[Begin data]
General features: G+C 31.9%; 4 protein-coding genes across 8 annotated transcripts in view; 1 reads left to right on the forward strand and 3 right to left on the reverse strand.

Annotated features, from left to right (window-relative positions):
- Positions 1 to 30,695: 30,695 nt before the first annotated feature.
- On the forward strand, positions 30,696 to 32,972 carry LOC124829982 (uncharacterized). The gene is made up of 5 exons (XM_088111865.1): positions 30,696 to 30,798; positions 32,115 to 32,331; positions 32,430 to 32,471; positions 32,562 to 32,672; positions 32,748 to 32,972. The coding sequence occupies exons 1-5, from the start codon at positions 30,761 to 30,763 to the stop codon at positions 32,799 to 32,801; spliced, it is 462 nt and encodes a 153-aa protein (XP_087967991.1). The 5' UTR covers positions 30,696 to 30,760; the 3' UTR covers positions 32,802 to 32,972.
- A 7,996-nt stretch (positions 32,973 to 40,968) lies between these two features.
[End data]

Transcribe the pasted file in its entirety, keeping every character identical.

General features: G+C 31.9%; 4 protein-coding genes across 8 annotated transcripts in view; 1 reads left to right on the forward strand and 3 right to left on the reverse strand.

Annotated features, from left to right (window-relative positions):
- Positions 1 to 30,695: 30,695 nt before the first annotated feature.
- On the forward strand, positions 30,696 to 32,972 carry LOC124829982 (uncharacterized). The gene is made up of 5 exons (XM_088111865.1): positions 30,696 to 30,798; positions 32,115 to 32,331; positions 32,430 to 32,471; positions 32,562 to 32,672; positions 32,748 to 32,972. The coding sequence occupies exons 1-5, from the start codon at positions 30,761 to 30,763 to the stop codon at positions 32,799 to 32,801; spliced, it is 462 nt and encodes a 153-aa protein (XP_087967991.1). The 5' UTR covers positions 30,696 to 30,760; the 3' UTR covers positions 32,802 to 32,972.
- A 7,996-nt stretch (positions 32,973 to 40,968) lies between these two features.